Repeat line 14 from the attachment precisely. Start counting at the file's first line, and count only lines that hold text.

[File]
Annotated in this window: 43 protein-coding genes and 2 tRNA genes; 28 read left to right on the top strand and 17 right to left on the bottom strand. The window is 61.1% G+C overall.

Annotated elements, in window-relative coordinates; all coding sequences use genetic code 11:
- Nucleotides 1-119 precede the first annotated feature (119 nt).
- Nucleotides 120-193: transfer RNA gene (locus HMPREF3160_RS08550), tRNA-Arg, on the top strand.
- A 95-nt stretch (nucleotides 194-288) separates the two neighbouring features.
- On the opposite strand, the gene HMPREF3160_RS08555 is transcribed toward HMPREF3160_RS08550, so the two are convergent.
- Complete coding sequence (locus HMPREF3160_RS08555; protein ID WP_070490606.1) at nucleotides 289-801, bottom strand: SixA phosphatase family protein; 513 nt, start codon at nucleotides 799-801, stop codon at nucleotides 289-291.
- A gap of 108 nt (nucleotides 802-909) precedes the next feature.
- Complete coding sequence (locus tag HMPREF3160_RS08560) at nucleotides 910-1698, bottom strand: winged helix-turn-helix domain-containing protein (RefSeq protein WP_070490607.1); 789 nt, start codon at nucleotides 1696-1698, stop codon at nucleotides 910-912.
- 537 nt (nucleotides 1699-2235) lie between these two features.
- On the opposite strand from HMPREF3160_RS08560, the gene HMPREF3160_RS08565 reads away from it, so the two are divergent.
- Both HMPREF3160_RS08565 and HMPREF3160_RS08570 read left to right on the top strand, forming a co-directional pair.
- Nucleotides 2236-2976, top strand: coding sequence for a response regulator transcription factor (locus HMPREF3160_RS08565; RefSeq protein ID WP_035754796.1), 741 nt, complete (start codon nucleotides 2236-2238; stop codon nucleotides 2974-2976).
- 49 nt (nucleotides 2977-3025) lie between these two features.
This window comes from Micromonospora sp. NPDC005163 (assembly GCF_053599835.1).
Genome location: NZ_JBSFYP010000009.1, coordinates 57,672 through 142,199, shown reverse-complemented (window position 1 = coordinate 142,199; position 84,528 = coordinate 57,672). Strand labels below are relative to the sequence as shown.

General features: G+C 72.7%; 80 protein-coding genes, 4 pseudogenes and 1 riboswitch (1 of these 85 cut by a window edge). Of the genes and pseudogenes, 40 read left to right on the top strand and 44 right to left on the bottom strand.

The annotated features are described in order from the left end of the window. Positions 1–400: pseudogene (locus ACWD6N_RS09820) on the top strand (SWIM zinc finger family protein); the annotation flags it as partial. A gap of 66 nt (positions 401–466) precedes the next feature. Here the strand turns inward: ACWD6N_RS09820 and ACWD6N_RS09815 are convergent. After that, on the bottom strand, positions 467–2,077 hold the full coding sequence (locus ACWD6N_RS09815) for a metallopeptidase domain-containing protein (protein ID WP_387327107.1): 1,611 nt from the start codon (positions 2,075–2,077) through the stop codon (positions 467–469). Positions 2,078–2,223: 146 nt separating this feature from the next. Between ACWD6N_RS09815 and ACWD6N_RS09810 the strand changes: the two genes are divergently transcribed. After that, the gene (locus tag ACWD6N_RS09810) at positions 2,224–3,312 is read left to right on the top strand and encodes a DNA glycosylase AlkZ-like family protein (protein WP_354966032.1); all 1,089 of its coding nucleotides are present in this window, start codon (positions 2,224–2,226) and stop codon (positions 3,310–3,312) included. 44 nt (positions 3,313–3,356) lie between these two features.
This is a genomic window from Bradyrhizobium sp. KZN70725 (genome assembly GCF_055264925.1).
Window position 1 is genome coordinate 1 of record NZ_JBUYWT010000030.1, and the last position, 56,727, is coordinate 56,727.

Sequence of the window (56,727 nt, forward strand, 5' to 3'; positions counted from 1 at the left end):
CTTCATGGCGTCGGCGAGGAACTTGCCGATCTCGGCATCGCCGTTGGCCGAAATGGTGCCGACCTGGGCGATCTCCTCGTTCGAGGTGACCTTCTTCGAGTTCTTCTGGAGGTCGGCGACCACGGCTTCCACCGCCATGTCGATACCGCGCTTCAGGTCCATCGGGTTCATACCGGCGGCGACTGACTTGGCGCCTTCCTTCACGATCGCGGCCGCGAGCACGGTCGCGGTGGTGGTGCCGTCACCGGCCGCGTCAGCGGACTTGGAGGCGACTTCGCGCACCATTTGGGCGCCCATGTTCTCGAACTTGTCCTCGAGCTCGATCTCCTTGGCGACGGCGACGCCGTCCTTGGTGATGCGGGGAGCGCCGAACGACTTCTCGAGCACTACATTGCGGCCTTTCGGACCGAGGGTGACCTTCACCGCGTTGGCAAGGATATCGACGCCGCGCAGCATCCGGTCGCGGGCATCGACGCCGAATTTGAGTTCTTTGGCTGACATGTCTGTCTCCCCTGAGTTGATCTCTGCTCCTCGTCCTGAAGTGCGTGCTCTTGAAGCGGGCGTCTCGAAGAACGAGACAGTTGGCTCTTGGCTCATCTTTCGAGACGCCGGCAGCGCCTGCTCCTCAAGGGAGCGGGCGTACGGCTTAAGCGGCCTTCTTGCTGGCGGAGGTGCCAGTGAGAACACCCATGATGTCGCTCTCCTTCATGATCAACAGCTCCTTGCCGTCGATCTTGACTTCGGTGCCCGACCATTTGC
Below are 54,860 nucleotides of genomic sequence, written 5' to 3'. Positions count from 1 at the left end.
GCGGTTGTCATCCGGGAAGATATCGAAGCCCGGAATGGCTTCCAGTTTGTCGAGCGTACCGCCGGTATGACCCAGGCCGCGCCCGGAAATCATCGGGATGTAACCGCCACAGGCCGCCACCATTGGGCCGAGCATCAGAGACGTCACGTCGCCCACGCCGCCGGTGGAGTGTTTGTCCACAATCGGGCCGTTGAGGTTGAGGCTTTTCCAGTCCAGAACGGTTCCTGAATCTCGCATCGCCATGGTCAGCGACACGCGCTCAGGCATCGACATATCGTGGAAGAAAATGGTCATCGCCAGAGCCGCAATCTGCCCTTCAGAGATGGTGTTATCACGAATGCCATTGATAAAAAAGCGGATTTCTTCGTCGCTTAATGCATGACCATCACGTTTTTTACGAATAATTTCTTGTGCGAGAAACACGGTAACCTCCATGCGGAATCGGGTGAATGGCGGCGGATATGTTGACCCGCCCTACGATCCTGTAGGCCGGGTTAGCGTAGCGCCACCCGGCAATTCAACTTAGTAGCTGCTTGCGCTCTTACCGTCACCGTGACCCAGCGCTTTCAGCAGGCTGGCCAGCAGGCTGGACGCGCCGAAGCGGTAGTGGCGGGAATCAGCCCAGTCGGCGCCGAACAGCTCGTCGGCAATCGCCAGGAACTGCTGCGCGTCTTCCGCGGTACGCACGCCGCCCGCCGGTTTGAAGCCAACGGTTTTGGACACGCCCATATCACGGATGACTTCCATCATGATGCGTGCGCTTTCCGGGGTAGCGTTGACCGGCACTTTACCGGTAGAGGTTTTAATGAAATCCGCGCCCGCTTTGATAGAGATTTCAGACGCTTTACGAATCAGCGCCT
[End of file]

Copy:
- 49 nt (nucleotides 2977-3025) lie between these two features.